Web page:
The comment was affirmed by talking-head pundit Jonathan Wachtel, who noted that the menu is “particularly interesting” because “the poor North Korean people” are starving and “can’t even imagine the types of foods” the heads of state enjoyed. Presumably, in Wachtel’s world, most Americans – like the swelling ranks of California’s homeless population – are well-accustomed to dining on beef short rib confit, Korean stuffed cucumber, and Tarte Tropézienne, real staples of a civilized Western diet.
The Hill columnist Brent Budowsky, a Democrat career pundit, heaped on hyperbole and hypocrisy in equal measure when tearing into the summit:
Kim Jong Un, one of the worst human rights abusers in modern world history, won a tremendous domestic and international public relations victory that North Korean dictators have long hungered for, appearing as a charming world leader and statesman equal to the president of the United States on the world stage.”
Beltway pundits such as Budowsky have studiously abstained, however, from criticizing human-rights violations by U.S. allies in Saudi Arabia, Bahrain, Israel, Colombia, Honduras, or any number of junior partners who have never so much as lifted a finger to assert their independence from U.S. imperialism and hegemonic control — all the while firmly clutching their billy-clubs and the triggers of their rifles as they commit human-rights abuses with impunity and scarcely any criticism from the media.
Regional observers note modest progress, hazy details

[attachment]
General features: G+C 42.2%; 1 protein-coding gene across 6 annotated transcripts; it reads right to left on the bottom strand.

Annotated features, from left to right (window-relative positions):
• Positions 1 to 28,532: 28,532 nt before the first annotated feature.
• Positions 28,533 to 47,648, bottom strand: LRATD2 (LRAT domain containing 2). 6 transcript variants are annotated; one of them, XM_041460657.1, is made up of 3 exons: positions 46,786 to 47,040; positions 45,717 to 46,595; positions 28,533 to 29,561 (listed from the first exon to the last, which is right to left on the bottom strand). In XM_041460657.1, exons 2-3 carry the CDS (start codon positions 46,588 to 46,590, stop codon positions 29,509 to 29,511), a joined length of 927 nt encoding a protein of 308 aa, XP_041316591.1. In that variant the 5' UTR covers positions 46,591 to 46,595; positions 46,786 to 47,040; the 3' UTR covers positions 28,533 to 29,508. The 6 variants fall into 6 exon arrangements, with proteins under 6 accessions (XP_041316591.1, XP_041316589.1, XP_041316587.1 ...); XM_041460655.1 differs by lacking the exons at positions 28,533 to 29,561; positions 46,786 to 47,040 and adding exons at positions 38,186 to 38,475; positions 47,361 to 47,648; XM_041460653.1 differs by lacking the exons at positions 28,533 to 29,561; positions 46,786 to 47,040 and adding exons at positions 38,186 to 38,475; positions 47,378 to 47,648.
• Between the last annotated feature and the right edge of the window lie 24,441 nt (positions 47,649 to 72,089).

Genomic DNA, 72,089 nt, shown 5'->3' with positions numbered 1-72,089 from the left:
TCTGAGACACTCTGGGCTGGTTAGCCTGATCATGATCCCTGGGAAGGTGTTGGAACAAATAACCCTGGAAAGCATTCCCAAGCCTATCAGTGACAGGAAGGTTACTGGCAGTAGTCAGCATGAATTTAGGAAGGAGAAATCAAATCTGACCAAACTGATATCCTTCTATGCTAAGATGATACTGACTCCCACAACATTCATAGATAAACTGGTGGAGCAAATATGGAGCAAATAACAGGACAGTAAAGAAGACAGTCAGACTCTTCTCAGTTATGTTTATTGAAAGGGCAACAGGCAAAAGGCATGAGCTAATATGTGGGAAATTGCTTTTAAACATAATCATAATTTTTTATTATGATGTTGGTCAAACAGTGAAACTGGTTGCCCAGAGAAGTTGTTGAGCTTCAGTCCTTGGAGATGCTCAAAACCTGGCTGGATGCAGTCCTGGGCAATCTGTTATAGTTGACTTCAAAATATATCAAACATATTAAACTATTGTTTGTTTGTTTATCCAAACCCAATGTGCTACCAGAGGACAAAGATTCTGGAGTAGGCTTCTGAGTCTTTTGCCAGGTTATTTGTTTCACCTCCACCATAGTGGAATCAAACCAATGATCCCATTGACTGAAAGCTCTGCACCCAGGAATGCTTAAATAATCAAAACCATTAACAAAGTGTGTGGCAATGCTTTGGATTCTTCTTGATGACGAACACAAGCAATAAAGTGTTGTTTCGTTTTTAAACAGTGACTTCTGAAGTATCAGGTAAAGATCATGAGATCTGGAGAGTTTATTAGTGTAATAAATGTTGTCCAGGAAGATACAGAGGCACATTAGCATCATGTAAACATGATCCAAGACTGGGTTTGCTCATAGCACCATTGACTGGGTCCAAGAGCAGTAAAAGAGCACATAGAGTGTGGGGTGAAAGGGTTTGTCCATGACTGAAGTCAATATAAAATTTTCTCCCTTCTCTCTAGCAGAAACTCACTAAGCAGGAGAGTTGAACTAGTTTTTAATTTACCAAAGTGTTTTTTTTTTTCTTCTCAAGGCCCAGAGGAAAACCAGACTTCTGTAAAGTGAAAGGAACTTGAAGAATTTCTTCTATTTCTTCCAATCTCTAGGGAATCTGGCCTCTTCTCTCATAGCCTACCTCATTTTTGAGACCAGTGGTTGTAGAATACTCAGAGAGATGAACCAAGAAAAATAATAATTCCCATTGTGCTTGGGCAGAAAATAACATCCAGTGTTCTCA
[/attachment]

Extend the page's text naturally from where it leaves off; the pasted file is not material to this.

Russia’s Foreign Ministry warmly greeted the meeting and promised to make “political, intellectual, practical and creative contributions to the settlement of problems” in Korea, according to TASS New Agency.
Likewise, South Korean President Moon Jae-In effusively greeted the joint declaration signed at the meeting as the potential beginning to a comprehensive end of hostilities dating back to the Korean War – a sentiment repeated in Chinese state newspaper Global Times, which noted that such an outcome could mean the “[Korean] peninsula will completely walk out of the shadow of the Cold War.”
Ominously, Global Times added:
After dealing with North Korea for a few rounds, Trump’s team has developed a more realistic mindset on the issue. But his domestic foes probably would rather mess everything up, prioritizing embarrassing Trump above protecting the long-term interests of the U.S.”
Trump is proving yet again to be an unpredictable figure with eclectic policies that rely as much on sizzle as they do on well-done steak. Yet he can hardly be faulted for promising to draw down the U.S. troop presence and accept the peaceful denuclearization of the Korean Peninsula – not only the North, but foreign troops allies like the nuclear-equipped U.S. force.
For liberal TV anchors and columnists, Trump is apparently incapable of doing any good unless he’s applying a language of pressure, sanctions and veiled threats using acceptable language.
Yet one thing is certain: Pyongyang’s leadership enjoyed the warm embrace of the White House in a scene that recently seemed like it could have come from a “fantasy” or “science fiction film,” as Kim put it.
Top Photo | U.S. President Donald Trump, right, reaches to shakes hands with North Korea leader Kim Jong Un at the Capella resort on Sentosa Island, June 12, 2018 in Singapore. Evan Vucci | AP
Elliott Gabriel is a former staff writer for teleSUR English and a MintPress News contributor based in Quito, Ecuador. He has taken extensive part in advocacy and organizing in the pro-labor, migrant justice and police accountability movements of Southern California and the state’s Central Coast.